By Esther Benbassa
Within the first English-language version of a basic, artificial background of French Jewry from antiquity to the current, Esther Benbassa tells the fascinating story of the social, monetary, and cultural vicissitudes of a humans in diaspora. With verve and perception, she finds the range of Jewish lifestyles all through France's areas, whereas displaying how Jewish identification has always redefined itself in a rustic recognized for either the Rights of guy and the Dreyfus affair. starting with overdue antiquity, she charts the migrations of Jews into France and lines their fortunes in the course of the making of the French country, the Revolution, the increase of contemporary anti-Semitism, and the present renewal of curiosity in Judaism.As early because the fourth century, Jews inhabited Roman Gaul, and through the reign of Charlemagne, a few figured prominently at court docket. The notion of Jewish effect on France's rulers contributed to a conflict among church and monarchy that will culminate within the mass expulsion of Jews within the fourteenth century. The publication examines the re-entry of small numbers of Jews as New Christians within the Southwest and the emergence of a brand new French Jewish inhabitants with the country's acquisition of Alsace and Lorraine. The saga of modernity comes subsequent, starting with the French Revolution and the granting of citizenship to French Jews. precise but quick-paced discussions of key episodes keep on with: development made towards social and political integration, the transferring social and demographic profiles of Jews within the 1800s, Jewish participation within the economic climate and the humanities, the mass migrations from jap Europe on the flip of the 20 th century, the Dreyfus affair, persecution lower than Vichy, the Holocaust, and the postwar arrival of North African Jews. Reinterpreting such topics as assimilation, acculturation, and pluralism, Benbassa reveals that French Jews have built-in effectively with out continually risking lack of id. released to nice acclaim in France, this ebook brings very important present concerns to endure at the learn of Judaism mostly, whereas making for dramatic studying.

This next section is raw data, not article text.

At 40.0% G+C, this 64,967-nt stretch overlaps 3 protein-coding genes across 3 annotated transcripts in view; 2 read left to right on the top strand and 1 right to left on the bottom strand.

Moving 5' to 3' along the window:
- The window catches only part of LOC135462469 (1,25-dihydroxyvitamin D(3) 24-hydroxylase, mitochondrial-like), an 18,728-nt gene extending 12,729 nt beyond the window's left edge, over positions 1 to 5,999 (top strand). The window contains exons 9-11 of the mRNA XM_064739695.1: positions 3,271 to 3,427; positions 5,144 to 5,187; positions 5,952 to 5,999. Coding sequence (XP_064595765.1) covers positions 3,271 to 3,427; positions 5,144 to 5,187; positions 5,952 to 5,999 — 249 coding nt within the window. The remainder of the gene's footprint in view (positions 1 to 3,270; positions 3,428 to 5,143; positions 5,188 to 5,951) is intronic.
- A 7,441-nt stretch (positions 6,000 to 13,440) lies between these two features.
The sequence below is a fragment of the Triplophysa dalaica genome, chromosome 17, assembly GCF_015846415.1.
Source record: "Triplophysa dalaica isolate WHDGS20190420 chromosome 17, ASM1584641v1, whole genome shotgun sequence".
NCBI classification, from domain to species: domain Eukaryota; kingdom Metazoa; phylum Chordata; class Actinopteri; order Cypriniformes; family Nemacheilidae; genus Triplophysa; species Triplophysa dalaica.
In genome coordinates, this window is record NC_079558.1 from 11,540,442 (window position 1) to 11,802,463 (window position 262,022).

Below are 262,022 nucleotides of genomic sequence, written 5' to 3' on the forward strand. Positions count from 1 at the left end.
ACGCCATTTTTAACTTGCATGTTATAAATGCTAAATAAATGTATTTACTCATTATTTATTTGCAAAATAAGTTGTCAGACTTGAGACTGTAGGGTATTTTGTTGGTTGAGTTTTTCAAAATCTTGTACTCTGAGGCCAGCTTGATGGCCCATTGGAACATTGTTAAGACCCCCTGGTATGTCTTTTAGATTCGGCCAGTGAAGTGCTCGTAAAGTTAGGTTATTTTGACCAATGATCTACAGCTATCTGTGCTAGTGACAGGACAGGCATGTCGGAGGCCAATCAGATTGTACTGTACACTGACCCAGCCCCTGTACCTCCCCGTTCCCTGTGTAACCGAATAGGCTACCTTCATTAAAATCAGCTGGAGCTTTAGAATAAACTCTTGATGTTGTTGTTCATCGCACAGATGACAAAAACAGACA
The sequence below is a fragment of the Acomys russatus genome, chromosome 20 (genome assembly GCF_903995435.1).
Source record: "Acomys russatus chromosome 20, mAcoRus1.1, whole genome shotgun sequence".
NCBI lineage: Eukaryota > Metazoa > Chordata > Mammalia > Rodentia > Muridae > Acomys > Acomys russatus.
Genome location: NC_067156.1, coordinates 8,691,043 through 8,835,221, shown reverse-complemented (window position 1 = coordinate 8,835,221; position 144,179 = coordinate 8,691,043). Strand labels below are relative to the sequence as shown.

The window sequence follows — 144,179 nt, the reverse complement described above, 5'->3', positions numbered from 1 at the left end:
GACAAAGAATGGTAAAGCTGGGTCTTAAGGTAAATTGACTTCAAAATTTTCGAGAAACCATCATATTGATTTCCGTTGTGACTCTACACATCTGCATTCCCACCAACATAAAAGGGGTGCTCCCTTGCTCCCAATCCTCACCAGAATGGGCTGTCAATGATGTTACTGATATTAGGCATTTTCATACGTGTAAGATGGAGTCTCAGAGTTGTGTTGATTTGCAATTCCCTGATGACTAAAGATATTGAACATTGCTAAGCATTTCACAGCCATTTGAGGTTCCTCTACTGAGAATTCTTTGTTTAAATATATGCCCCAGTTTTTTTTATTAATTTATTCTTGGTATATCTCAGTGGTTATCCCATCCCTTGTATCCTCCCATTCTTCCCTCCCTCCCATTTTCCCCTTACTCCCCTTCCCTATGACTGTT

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Extra info for The Jews of France: A History from Antiquity to the Present
This movement displayed many similarities with that of the shepherds. During the great epidemic known as the Black Plague in 1348–49, one of the gravest catastrophes Europe has known, Jews were accused of propagating the scourge and put to death in the few French localities where they were still able to reside. Even Pope Clement VI intervened in their favor, emphasizing the emptiness of the accusation and the fact that they themselves were victims of the disease. Whole communities were decimated in the Savoy and in Provence.
Pointing to the hardship that these circumstances entailed, Jewish leaders resisted them in France as well as in the rest of Europe, and demanded perpetuation of the right, which formerly had been theirs, of living where they wished—that is, of choosing their master. In making law for the Jews of the entire kingdom, Saint Louis asserted the growing authority of royal power, generally to the detriment of that of the nobles, who found their position increasingly undermined. One also sees taking shape during this period the desire to make the Jews, who were a source of proﬁt and taxable at the sovereign’s pleasure, the king’s Jews—a pretension that, in the end, succeeded.
Famines and epidemics were frequent. Populations were decimated. Everywhere in the West there were social, economic, political, and religious crises. Mystical movements grew up in various places and assumed exacerbated forms, as in the case of the Flagellants, a group of penitents who had a great popular impact. For such movements, often apocalyptic, Jews constituted an obstacle to the realization of messianic promises. The leaders of these movements stirred up the hatred of the poor against the Jews, who were accused of poisoning the wells and subsequently were massacred.
The Jews of France: A History from Antiquity to the Present by Esther Benbassa